Same-sex marriage is a relatively new concept in Michigan, having only been legal since June 2015 when the U.S. Supreme Court ruled the Defense of Marriage Act unconstitutional. Couples can now marry regardless of sex and enjoy the same benefits that male/female couples do. However, regardless of the fact that Michigan law does recognize the rights of a surviving spouse when the other person dies, that does not dispense with the importance of estate planning for same-sex couples. This is especially true when considering the needs of one spouse when he or she becomes incapacitated. You should consult with a qualified attorney about the specifics of your estate plan, but here are the basics you should know.
Powers of Attorney
A power of attorney is a general term for an arrangement where a person, the principal, gives certain authority to another individual, his or her agent. In Michigan, there are two types of powers typically prepared as part of an estate plan.
- Durable Power of Attorney: This document appoints your agent to handle designated financial matters on your behalf if you are unable to do so because of incapacitation. Spouses choose each other as their respective agents to manage assets that are not held jointly, such as a bank account or pension plan. An agent can also take such actions as filing tax returns, buying or selling real estate, and other personal transactions as stated in the document.
Without a power of attorney, you would have to get court permission to manage some of your incapacitated spouse’s financial affairs. Petitioning a court to act as your spouse’s guardian for these matters is expensive and time consuming. A power of attorney is simple to execute, as it only requires witnesses and notarization to become effective. Because it’s “durable,” the power ceases upon the principal’s death.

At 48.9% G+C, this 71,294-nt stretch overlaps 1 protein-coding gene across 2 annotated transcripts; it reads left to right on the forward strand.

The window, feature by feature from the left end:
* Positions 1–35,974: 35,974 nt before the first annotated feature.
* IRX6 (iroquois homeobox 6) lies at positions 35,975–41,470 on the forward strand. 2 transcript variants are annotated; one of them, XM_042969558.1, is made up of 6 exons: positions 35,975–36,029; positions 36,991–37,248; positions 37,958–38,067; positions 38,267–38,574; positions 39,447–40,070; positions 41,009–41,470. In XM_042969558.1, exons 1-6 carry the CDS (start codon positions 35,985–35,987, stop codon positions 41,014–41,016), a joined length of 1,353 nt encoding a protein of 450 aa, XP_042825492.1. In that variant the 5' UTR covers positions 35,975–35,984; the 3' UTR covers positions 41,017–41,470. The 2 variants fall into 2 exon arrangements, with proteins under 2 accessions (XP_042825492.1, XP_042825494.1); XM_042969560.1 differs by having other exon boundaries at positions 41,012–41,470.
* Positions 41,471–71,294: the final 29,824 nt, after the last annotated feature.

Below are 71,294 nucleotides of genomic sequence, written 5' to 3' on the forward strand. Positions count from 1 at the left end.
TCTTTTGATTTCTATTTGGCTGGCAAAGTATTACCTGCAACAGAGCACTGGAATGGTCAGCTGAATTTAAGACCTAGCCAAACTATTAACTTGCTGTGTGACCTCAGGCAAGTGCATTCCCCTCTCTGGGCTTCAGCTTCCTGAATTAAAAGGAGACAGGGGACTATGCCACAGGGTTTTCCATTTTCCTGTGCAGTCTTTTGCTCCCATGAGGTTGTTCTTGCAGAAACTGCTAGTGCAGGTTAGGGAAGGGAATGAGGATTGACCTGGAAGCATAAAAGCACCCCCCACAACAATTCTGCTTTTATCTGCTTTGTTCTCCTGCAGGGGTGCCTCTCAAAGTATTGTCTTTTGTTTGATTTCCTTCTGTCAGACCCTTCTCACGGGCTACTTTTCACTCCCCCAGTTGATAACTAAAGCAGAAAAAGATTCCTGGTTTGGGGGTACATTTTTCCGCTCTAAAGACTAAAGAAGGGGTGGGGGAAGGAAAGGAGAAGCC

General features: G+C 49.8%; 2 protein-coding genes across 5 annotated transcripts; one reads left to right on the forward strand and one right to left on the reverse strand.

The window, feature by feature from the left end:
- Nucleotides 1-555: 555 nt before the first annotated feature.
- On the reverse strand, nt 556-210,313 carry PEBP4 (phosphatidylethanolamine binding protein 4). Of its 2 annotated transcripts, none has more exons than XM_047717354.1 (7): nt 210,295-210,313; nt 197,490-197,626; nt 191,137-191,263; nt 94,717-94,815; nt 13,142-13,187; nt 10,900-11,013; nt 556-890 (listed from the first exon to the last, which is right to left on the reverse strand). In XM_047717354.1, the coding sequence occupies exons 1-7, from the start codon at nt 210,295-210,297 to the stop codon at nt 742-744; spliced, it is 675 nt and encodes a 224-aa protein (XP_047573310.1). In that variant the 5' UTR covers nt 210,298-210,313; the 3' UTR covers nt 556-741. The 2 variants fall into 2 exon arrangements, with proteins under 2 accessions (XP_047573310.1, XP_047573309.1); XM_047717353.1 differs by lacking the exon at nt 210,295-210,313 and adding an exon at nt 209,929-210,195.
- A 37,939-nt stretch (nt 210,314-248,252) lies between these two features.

- Michigan Patient Advocate Designation: In some jurisdictions, Patient Advocate Designation is termed a “living will.” It’s the equivalent of a durable power of attorney, except that the agent takes over healthcare decisions when the principal is incapacitated. The patient advocate is empowered to make such determinations as agreeing to treatment and withdrawing treatment, including removal of life support devices. The specific powers and limitations are stated in the document.
As with financial matters, you or your spouse would have to go to court to get permission to make certain decisions on behalf of the other. Executing a Patient Advocate Designation ensures that your wishes are taken into account for life support, resuscitation, and other procedures that you may not want used for your treatment.
Contact an Attorney Experienced in Same-Sex Marriage
Even though same-sex couples face many unique challenges, there are still legal issues they must address just like any other marriage: Estate planning and planning for end-of-life issues is one of them. If you’re a gay or lesbian considering your estate planning options, please contact the Bloomfield Hills, MI Law Offices of attorney Michael A. Robbins. Mr. Robbins has extensive experience in personalized developing estate plans to cover a variety of circumstances.